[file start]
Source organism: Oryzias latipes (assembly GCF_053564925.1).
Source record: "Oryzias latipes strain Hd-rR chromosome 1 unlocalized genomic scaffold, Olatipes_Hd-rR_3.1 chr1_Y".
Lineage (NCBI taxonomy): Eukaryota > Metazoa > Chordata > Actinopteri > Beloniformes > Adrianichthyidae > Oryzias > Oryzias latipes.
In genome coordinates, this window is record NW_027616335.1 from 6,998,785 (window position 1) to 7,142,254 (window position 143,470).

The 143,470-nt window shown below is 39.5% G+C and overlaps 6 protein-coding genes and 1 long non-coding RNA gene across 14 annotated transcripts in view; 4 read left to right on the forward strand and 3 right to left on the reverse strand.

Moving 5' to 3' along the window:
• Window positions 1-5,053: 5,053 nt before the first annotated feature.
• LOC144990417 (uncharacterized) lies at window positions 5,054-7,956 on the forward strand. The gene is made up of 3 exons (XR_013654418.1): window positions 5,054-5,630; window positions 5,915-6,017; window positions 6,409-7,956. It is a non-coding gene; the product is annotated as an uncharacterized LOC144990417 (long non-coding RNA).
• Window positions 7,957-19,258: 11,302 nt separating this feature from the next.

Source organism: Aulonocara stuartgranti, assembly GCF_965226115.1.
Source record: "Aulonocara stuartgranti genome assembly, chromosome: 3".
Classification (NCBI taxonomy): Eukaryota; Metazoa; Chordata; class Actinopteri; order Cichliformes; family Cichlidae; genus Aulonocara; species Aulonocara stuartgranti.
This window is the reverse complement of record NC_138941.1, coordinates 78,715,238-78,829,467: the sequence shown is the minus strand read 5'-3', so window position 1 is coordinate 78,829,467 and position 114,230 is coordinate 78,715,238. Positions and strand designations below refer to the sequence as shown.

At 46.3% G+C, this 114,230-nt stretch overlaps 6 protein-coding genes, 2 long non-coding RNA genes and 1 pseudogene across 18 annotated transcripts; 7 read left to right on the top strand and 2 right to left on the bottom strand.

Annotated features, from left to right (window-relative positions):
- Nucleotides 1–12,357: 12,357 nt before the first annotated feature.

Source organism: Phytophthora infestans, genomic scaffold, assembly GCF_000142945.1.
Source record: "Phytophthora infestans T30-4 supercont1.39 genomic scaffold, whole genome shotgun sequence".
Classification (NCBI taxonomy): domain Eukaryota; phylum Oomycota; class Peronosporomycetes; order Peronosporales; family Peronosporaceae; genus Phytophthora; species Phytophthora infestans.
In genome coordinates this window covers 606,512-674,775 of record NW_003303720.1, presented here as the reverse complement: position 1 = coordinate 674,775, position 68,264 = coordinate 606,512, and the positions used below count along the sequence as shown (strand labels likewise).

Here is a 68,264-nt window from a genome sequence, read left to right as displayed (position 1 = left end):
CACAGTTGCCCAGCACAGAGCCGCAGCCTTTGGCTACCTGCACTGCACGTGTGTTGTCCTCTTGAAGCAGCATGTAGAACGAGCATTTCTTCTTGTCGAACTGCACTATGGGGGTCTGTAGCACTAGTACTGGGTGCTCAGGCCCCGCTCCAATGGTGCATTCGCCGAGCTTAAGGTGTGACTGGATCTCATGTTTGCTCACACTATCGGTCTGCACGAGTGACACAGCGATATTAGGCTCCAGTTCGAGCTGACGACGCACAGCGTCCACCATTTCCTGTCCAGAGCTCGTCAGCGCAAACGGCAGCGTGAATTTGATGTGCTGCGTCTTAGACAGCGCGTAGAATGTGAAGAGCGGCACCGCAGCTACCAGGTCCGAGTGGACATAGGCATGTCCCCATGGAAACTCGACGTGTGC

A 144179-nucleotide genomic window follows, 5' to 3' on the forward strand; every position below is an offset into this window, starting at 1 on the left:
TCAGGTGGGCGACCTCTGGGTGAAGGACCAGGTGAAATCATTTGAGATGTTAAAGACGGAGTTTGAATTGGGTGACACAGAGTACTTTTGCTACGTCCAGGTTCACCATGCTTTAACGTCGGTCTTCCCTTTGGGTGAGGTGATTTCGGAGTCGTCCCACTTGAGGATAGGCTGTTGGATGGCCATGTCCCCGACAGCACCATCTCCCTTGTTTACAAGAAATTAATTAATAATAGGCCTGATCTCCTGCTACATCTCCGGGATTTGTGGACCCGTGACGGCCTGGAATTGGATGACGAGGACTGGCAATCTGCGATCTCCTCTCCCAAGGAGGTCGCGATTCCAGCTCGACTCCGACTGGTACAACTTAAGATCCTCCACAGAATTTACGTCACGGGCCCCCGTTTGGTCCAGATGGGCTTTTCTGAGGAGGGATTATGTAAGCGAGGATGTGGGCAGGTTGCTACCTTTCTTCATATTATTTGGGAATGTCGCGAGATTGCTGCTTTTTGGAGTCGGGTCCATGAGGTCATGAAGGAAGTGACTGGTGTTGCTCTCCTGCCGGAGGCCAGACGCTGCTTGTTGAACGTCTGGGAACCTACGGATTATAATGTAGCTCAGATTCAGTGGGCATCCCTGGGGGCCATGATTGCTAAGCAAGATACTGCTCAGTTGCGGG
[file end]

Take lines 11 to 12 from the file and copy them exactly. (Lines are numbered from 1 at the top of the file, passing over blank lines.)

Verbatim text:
Source record: "Aulonocara stuartgranti genome assembly, chromosome: 3".
Classification (NCBI taxonomy): Eukaryota; Metazoa; Chordata; class Actinopteri; order Cichliformes; family Cichlidae; genus Aulonocara; species Aulonocara stuartgranti.